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Westerly Winds
Inside Akiko and Ken Freeman's cool-climate oenophile's paradise. cover
Caviar Affair
Westerly Winds
Inside Akiko and Ken Freeman's cool-climate oenophile's paradise.

A COOL BREEZE—RYO FU IN JAPANESE—WAFTS OVER AKIKO AND Ken Freeman’s winery, vineyards, and home in Sonoma County’s Russian River Valley. They and their grape-growing neighbors in Sebastopol embrace the chilling Pacific winds, which refresh the vines and produce the bracing yet rewarding chardonnays and pinots noirs for which Freeman Vineyard &c Winery is known.

So vital are these breezes that Freeman pays homage with its Ryo-Fu Chardonnay, a multi-vineyard blend. In fact, all the Freeman wines are positively influenced by ocean winds and fog, so much so that each can be counted on to deliver energetic fruit flavors, mouthwatering acidity, vibrant finishes, and overall elegance.

Akiko and Ken started Freeman Vineyard & Winery in 2001. He was raised on the East Coast, she in Tokyo; they met at a party in New York in 1985. Akiko had just arrived in the US, her father having passed on his knowledge of Burgundy-style wines to her. Her love of chardonnay and pinot noir mirrored international businessman Ken’s tastes, and the topic was the launchpad for their romance, marriage, and eventual founding of the winery.

After apprenticing with consulting winemaker Ed Kurtzman, Akiko now produces the wines in the Freeman cave, with a less-is-more hand. Harvesting at just the right moment in the relatively cool conditions preserves the grapes’ natural acidity, and her judicious use of new French-oak barrels for fermentation and aging ensures the wines will have broad palate texture, without the overt toast aromas and flavors that new French oak can impart.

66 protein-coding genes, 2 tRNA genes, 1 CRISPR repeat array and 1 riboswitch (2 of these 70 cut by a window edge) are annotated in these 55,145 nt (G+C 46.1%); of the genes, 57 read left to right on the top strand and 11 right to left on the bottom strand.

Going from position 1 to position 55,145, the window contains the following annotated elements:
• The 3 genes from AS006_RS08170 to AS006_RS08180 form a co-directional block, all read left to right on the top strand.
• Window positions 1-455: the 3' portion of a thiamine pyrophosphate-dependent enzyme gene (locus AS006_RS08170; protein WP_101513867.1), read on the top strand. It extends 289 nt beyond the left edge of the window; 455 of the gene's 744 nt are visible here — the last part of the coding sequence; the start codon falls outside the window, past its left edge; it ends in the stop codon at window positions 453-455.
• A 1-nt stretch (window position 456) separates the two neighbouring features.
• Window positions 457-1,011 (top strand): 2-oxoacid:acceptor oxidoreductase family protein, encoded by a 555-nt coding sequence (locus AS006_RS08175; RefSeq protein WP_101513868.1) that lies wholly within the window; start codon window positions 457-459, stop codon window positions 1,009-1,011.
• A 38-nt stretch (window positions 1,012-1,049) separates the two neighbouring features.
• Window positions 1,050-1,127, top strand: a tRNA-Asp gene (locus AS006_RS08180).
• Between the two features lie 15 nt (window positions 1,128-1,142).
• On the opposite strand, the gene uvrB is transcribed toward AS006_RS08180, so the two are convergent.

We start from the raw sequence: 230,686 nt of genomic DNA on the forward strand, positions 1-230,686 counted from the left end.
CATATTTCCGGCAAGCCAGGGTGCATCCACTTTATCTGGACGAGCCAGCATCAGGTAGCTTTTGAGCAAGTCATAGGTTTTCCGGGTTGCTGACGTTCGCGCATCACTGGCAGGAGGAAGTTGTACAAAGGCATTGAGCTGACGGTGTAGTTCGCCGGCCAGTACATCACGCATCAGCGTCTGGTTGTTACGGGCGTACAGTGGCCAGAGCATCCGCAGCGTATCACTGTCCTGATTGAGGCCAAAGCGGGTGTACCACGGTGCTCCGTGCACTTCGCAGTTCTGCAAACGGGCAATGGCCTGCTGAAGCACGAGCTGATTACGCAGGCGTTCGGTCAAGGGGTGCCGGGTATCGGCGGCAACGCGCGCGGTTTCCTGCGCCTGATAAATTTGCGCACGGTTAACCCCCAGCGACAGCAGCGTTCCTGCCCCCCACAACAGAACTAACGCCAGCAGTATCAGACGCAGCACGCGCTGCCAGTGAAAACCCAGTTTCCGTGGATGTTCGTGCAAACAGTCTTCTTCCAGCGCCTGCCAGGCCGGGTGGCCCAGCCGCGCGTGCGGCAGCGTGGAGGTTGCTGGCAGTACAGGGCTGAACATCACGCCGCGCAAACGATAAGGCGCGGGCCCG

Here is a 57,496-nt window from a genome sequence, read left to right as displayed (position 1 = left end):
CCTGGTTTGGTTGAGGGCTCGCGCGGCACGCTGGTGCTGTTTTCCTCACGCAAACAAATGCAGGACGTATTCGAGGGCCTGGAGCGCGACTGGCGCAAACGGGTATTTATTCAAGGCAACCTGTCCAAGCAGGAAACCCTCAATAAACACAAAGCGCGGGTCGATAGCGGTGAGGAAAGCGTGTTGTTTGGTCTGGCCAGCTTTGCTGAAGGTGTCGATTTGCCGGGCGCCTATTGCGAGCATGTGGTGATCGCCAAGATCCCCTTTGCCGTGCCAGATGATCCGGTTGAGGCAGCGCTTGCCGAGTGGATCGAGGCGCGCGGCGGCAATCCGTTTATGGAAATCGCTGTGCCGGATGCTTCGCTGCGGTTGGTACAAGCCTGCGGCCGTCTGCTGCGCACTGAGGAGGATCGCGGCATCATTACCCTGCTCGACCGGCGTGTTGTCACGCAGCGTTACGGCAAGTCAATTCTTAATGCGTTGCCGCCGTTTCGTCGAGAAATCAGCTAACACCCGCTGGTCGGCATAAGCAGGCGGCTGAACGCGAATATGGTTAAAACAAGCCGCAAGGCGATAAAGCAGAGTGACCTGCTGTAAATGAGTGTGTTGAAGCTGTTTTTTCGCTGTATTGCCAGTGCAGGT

The Freemans balance estate-grown grapes with purchased fruit for their wines. Their first estate vineyard, Gloria, at the winery, is a former apple orchard named for Hurricane Gloria, the storm that led to their party meet-up in 1985. The pinot noir it produces is, well, glorious.

Also in 2007, the couple acquired property near Occidental, a cold, windy, and steep site just five miles from the ocean and surrounded by old redwoods. The vineyard they planted there, in the Sonoma Coast AVA, is named Yu-ki— Japanese for “big tree.” Its pinots are firm, lean, and savory when young, yet blossom beautifully with age.

Also not to miss: Akiko’s Cuvée, a blend of her favorite barrels of pinot noir, and KR Ranch Pinot Noir from the Keefer Ranch Vineyard.

The Freemans are fans of—and investors in—the Single Thread Farm-Restaurant-Inn in Healdsburg, awarded three Michelin stars in 2019 for its eleven-course, Japanese-influenced kaiseki tasting menu. Says Akiko: “We attended a fundraiser for Sonoma Land Trust in 2015, where Kyle Connaughton prepared an amazing meal, using only a campfire. This was two years before Kyle and his wife, Katina, opened Single Thread. We found a group of friends to invest.”

Umami abounds on the Single Thread menu, and Freeman pinots noirs are great mates for the cuisine.

Freeman offers tastings by appointment, at $30 per person. 1300 Montgomery Road, Sebastopol, CA, 707-823-6937, freemanwinery.com.



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